Since January 30, 2013 you can find documents and photographs from our archival collections and those of the Leo Baeck Institute in our Online Showcase. We are, of course, not the only ones producing work online using historical sources as witnesses to the time of National Socialism. I have looked around and would like to use this post to make some recommendations:
An impressive example is Torkel S. Wächter’s project. The Swedish writer arranged together 32 postcards when he decided to investigate the history of his German-Jewish family. His father Walter Wächter fled to Sweden in 1938 and began regularly receiving postcards from his parents, who had remained in Germany. Torkel S. Wächter created the internet project www.32postkarten.com out of them and in 2010/2011 – 70 years later, to the day, after the card was written – he published these last life testimonies of his grandparents, annotated and placed in historical context. Wächter is now again presenting his longstanding engagement with his family’s history as an online project: www.onthisday80yearsago.com. In a literary form – with the aid of letters, notes from journals, and official documents, he tells the story of his grandfather Gustav Wächter, a tax officer who lost his job due to his Jewish heritage and office scheming. Torkel S. Wächter published the chapters from January 30 to July 2, 2013 in “simulated real-time”, as he calls it, rather like a re-enactment of the events of 80 years ago. A serialized novel, a weblog, and memory itself merge together harmoniously here.
A project by the Bavarian State Radio is letting “The Sources Speak” (in German). It is based on a research project entitled “The Persecution and Killing of European Jews in Nazi Germany 1933-1945,” conceived as a 16-volume collection of sources and official as well as personal documents of the victims and perpetrators. It will include written laws and diary entries, administrative papers and letters to the editor, meeting reports and eyewitness testimonies. On the radio project’s own website, which has been created entirely without pictures, you can find “documentary audio files” with actors as well as contemporary witnesses reading from selected documents out of the collection. The first season includes over one hundred sources from the years 1933 to 1941. It constitutes a polyphonic, multi-perspective collage that is touching and unsettling despite the intentionally restrained presentation. My sense is that this has to do with, among other things, the way the texts are bound to their time. They weren’t written from hindsight, with the knowledge of the dimensions of the Holocaust and the Second World War, but rather document, in chronological order, concrete events and the perspectives of those living at the time. Interviews with the publishers and the radio producers provide a complement, and in addition the sources often open up further with the help of keywords, place names, and specific years. On the whole the project is a very successful example of how to use the available media – books, radio, and website – to offer diverse avenues to this information and a variety of experiences of the material at hand.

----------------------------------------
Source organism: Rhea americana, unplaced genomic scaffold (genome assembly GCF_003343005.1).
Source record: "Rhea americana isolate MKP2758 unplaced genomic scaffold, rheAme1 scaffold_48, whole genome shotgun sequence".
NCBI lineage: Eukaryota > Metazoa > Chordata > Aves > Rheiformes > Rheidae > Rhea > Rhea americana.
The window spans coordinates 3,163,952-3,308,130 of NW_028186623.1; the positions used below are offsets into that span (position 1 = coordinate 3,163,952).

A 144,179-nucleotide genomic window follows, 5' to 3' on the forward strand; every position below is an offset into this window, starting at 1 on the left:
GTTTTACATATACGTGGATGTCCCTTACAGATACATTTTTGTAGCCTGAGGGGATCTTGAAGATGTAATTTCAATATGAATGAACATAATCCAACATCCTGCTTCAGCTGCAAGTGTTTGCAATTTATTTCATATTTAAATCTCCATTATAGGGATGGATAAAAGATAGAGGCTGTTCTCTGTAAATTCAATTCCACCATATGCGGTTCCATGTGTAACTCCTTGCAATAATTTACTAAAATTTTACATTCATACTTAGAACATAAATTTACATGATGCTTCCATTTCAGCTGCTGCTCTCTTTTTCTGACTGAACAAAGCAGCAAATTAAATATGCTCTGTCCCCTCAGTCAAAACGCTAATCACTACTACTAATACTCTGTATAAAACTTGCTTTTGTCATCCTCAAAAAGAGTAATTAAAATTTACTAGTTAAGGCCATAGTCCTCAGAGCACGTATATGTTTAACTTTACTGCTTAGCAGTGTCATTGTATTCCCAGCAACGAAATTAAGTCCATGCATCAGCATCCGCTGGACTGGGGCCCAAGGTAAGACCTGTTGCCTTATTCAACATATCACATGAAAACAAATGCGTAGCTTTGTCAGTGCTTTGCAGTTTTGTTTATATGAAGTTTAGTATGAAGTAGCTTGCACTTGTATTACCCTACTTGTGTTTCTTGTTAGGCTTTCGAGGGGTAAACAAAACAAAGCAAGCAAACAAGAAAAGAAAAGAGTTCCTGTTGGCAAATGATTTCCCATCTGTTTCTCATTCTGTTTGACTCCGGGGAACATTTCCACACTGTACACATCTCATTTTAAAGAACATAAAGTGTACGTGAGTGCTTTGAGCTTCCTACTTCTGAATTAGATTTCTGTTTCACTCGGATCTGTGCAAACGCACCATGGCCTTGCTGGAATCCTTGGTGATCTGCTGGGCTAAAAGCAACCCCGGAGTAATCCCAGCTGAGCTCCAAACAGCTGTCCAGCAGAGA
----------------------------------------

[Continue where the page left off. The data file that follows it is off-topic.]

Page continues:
In the year 2010 the website memoryloops – “175 Audio Tracks on Sites of NS Terror in Munich, 1933-1945” – was launched, winning in 2012 the Grimme online-Award. This art project by Michaela Melián consists of source texts read aloud and accompanied by music that, interestingly, does not distract the listener, but instead, raises the level of intensity even further. Melián put the material in topographical rather than chronological order – connected with certain places in and around Munich. The website has a virtual city map from which you can choose a soundtrack; the audio files can be downloaded so that you can even follow the “memoryloops” in an actual walk through the city.
Locating is also a keyword for the weekly series “50 Doors to the NS Period” on the blog of the Museum Neukölln (in German). The series introduces the biographies of inhabitants of a large settlement in the south of Berlin before and after 1933. The structure of the settlement’s population changed massively over this time, as left-wing and union-member residents had to leave their homes, while Nazis moved in.
The “Brandenburg Coalition for Action Against Violence, Right-wing Extremism, and Xenophobia” is also devoted to local history. On the website www.brandenburg-33.de (in German) you can find listed a sequence of events from the years 1932 to 1934 that illustrate the process of dismantling democracy in the region. This website relies on its visitors’ engagement and calls on them to enhance the site’s content with their own on-the-ground research. This is occurring with a decided view to current political conflicts, since the Coalition has observed neo-Nazis drawing on local history to promote their ideology. For the Coalition the point – similar to the West-German history workshops of 30 years ago – is to counter this on the spot with another, critical examination of historical events.
Henriette Kolb, Media